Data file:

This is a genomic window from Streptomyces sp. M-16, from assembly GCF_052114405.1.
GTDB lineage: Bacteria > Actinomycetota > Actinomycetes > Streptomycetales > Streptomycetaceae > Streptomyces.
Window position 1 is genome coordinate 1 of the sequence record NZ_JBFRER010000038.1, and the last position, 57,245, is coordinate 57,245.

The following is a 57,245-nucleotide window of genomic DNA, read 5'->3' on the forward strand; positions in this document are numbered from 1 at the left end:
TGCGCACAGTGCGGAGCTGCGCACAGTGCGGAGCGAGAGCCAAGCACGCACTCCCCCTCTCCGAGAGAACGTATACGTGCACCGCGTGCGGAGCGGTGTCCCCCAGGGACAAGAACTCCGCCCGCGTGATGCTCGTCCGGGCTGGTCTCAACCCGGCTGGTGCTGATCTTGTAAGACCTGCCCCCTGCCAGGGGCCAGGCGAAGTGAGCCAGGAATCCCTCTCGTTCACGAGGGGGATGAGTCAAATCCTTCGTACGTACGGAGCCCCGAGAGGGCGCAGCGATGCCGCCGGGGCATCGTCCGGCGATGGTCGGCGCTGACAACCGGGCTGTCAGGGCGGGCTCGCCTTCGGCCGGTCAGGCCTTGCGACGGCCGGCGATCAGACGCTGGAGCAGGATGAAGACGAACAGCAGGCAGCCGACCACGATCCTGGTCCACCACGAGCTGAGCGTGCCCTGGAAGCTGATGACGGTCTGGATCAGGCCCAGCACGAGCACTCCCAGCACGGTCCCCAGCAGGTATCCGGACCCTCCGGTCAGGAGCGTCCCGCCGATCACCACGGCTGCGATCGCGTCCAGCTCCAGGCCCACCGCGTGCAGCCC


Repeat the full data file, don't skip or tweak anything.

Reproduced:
This is a genomic window from Streptomyces sp. M-16, from assembly GCF_052114405.1.
GTDB lineage: Bacteria > Actinomycetota > Actinomycetes > Streptomycetales > Streptomycetaceae > Streptomyces.
Window position 1 is genome coordinate 1 of the sequence record NZ_JBFRER010000038.1, and the last position, 57,245, is coordinate 57,245.

The following is a 57,245-nucleotide window of genomic DNA, read 5'->3' on the forward strand; positions in this document are numbered from 1 at the left end:
TGCGCACAGTGCGGAGCTGCGCACAGTGCGGAGCGAGAGCCAAGCACGCACTCCCCCTCTCCGAGAGAACGTATACGTGCACCGCGTGCGGAGCGGTGTCCCCCAGGGACAAGAACTCCGCCCGCGTGATGCTCGTCCGGGCTGGTCTCAACCCGGCTGGTGCTGATCTTGTAAGACCTGCCCCCTGCCAGGGGCCAGGCGAAGTGAGCCAGGAATCCCTCTCGTTCACGAGGGGGATGAGTCAAATCCTTCGTACGTACGGAGCCCCGAGAGGGCGCAGCGATGCCGCCGGGGCATCGTCCGGCGATGGTCGGCGCTGACAACCGGGCTGTCAGGGCGGGCTCGCCTTCGGCCGGTCAGGCCTTGCGACGGCCGGCGATCAGACGCTGGAGCAGGATGAAGACGAACAGCAGGCAGCCGACCACGATCCTGGTCCACCACGAGCTGAGCGTGCCCTGGAAGCTGATGACGGTCTGGATCAGGCCCAGCACGAGCACTCCCAGCACGGTCCCCAGCAGGTATCCGGACCCTCCGGTCAGGAGCGTCCCGCCGATCACCACGGCTGCGATCGCGTCCAGCTCCAGGCCCACCGCGTGCAGCCC